1. You’ve stopped obsessing about grades
Anxious students everywhere, rejoice. You have made it to the land of underkänd, godkänd or väl godkänd (fail, pass, pass with distinction). Using thresholds (for example 50 percent for underkänd), these three grades are usually the one form of notation you will receive. While it might appear as meagre feedback or recognition, it also means that you can take a break from avid competition for that one percent or that 0.25 mark to climb up the rankings. You’ll learn to enjoy studying for self improvement rather than for competition.
Peaceful studying is actually a thing. Photo: Cecilia Larsson Lantz/Imagebank.sweden.se
2. Thirty hours of class a week now sounds inhumane
You didn’t believe it at first, glaring at your half empty schedule and its five hours of class. You’re even more incredulous when you realize presence is not required for half of your classes (keep in mind however that the personal investment expected is not as light). Still, you might want to take up some hobbies to keep yourself busy. It's actually a great opportunity to join associations or do whatever you did not have the time to do before. There’s a big chance you’ll eventually love this new balance and recall with horror the packed schedules you would have in other countries.
You won't spend much of your time in class. Photo: Magnus Liam Karlsson/imagebank.sweden.se
3. Your bike is your most cherished possession
And it’s most likely your first important purchase in Sweden. Especially in student cities, bikes are a very popular means of transport. You’ll learn at your own cost not to walk on the (many) bike lanes, or not to bike without lights at night. Soon enough, you’ll find yourself biking your way everywhere and through most weathers.
These creatures are everywhere. Photo: Cecilia Larsson Lantz/Imagebank.sweden.se
4. You’re not afraid of the cold anymore
There’s a chance your hometown has slightly better weather than your adopted Swedish city. If that’s the case, get ready for Swedes laughing at you when you think October’s plunge in temperature is harsh. You’ll realize you’re a changed person once you’ve walked (or biked!) your way through a snowstorm for an 8am lecture. Worry not, once you’ve made it through the Scandinavian winter and darkness you’ll quite frankly feel a bit more invincible.
Snowy Sweden is normal Sweden. Photo: Ola Ericson/imagebank.sweden.se
5. You’ve learned the ways of the corridor life
Anyone who’s tried to move to Sweden knows the nightmare of the housing situation, where waiting lists can last years. A common situation for university students is to live in corridors, where five to twelve students share a hallway, a kitchen and sometimes a bathroom. While you might never talk to some of your corridor mates, you’ll soon discover the vital necessity to organize this self managed community and split recycling, cleaning and everything else with your lovely cohabitants. You’ll become an expert at maintaining wholesomeness through Facebook messages or passive-aggressive notes on the fridge.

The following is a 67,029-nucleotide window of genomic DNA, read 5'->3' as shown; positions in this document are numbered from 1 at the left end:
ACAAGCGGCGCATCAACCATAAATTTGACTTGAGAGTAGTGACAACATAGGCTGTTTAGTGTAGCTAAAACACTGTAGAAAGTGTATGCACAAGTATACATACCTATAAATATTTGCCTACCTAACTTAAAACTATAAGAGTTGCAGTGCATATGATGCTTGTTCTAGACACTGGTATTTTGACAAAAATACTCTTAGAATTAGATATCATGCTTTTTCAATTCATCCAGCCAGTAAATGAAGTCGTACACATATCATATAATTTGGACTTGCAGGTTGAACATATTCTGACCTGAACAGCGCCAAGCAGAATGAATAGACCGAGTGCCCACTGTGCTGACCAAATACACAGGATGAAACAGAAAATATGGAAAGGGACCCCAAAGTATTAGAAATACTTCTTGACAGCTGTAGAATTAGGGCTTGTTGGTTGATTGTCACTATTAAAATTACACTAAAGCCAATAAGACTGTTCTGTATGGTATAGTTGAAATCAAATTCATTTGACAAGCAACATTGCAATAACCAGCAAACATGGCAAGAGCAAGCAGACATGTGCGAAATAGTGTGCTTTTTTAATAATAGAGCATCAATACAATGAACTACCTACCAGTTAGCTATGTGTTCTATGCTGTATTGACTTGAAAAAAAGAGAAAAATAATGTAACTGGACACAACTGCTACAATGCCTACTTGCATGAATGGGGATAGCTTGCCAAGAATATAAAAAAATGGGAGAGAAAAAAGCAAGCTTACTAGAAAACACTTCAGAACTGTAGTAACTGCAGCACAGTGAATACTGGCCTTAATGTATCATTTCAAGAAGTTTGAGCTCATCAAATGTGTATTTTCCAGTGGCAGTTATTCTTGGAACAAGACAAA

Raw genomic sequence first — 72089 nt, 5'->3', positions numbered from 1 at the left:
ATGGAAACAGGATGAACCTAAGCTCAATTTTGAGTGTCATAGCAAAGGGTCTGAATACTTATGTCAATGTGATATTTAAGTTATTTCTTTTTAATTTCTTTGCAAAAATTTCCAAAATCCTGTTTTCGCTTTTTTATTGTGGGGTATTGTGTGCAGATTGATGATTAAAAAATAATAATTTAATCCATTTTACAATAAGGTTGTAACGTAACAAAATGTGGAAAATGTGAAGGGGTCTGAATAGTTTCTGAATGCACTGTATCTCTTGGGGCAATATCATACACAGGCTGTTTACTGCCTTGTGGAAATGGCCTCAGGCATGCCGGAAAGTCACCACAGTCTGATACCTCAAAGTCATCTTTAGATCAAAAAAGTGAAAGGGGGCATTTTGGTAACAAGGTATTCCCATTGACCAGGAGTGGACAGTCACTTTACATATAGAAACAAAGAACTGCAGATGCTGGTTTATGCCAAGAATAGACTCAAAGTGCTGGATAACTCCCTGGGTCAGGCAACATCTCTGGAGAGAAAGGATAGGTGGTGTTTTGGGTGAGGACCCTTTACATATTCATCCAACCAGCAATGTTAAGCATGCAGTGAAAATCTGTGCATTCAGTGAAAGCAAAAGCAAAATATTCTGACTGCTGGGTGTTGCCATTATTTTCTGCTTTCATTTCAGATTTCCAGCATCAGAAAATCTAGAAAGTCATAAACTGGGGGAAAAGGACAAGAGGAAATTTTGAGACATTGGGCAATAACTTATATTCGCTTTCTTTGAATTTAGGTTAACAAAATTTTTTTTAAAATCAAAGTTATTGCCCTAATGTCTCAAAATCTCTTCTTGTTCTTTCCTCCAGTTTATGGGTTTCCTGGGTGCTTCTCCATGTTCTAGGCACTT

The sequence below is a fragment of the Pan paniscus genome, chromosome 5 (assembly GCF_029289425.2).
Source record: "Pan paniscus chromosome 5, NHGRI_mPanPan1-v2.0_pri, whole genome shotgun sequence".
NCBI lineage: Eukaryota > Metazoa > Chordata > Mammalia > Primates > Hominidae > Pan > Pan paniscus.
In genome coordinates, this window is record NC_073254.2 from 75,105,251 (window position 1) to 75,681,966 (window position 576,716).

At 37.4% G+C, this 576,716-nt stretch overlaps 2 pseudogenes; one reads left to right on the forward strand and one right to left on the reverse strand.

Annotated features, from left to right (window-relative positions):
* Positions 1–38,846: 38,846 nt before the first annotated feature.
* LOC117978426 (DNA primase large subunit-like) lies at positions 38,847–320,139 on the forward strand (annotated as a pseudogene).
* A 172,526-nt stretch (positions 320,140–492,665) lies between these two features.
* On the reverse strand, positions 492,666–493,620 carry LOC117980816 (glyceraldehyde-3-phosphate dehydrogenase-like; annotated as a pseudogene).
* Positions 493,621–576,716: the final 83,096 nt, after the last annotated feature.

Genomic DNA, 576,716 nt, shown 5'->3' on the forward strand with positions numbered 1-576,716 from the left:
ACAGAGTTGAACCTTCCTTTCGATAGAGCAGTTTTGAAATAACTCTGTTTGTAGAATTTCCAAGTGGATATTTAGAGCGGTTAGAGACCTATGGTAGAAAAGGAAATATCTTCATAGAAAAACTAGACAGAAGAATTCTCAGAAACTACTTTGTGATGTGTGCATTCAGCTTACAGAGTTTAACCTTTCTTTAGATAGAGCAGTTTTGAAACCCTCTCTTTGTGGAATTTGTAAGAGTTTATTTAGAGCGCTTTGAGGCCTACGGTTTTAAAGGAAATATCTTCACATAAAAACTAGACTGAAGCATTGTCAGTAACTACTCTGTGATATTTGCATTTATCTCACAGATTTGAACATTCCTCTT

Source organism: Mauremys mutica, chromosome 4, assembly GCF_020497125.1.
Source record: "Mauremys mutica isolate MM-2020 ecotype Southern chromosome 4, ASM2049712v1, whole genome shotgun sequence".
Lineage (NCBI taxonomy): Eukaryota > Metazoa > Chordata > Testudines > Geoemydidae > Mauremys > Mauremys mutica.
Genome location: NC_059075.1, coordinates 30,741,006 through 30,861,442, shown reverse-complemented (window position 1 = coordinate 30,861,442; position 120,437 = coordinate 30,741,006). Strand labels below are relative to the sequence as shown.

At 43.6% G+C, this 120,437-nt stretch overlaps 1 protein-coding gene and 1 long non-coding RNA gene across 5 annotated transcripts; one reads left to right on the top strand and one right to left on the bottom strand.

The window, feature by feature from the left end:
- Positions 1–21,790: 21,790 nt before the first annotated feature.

The joys of laundry-planning. Photo: Magnus Liam Karlsson/imagebank.sweden.se
6. Calling your professor by their first name does not make you cringe anymore
While some anglo-saxon students might be used to this one these days, others from pretty much anywhere else aren’t quite prepared. It will take time before greeting, addressing or starting an e-mail with your emeritus professor’s first name stops giving you chills. There’s also a chance you might be called out on your profuse use of honorific titles many times before you stop doing it. Just make sure you switch back the frills once you’re home.
She's Katrin to you now. Photo: Sofia Sabel/imagebank.sweden.se
7. You shamefully recall your pre-Sweden eating and exercising patterns
While in many countries your fellow students’ lifestyle brings you some peace of mind about your less than optimal diet, get ready for a reality check in Sweden. The average student regularly hits the gym and has meals slightly more elaborate than noodles and frozen veggies. If you manage to get the hang of it, your body (and mood) will thank you for it once winter is here.
Your winter best friends. Photo: Tuukka Ervasti/imagebank.sweden.se
8. You’ve been to a party earlier than 10pm
And you’ve gone home before 1am. Much like they love their diet and exercise, the Swedes want to be productive the day after. It is not uncommon that clubs close at 1am, and that house parties die out as early. To compensate, you’ll start your night (and possibly, your drinking) freakishly early for your standards back home. However, you’ll be grateful for those early morning-afters when the sun sets at 2pm.
It might be earlier than you think. Photo: Faramarz Gosheh/imagebank.sweden.se
9. Several study breaks are fine as long as it’s fika
It’s not a coffee break, it’s a tradition. There’s not only a chance that you’ll get accustomed to those sweet interruptions for coffee and kanelbullar, but also that you take it to the next level and embrace the pluggfiket (from plugga, study, and fika), where you fika while studying. What’s not to love?
Necessary fika. Photo: Simon Paulin/imagebank.sweden.se
10. You forget what life without nations is
This is more specific for students of Uppsala, Lund, Linköping and Göteborg. Nations are what you could call the sacred child of an American fraternity/sorority and a student union. They have everything from libraries, bars, clubs, cafés, and are at the core of the student life in these cities, as they offer much cheaper options. After you have spent most of your time hanging out at nations, be it for studying or for leisure, you’ll seriously begin to wonder why the concept hasn’t travelled elsewhere, and how you’ve managed to live without them in the past.
READ ALSO: Seven bizarre Swedish academic traditions
University of Uppsala, where thirteen nations make the student life. Photo: Cecilia Larsson Lantz/Imagebank.sweden.se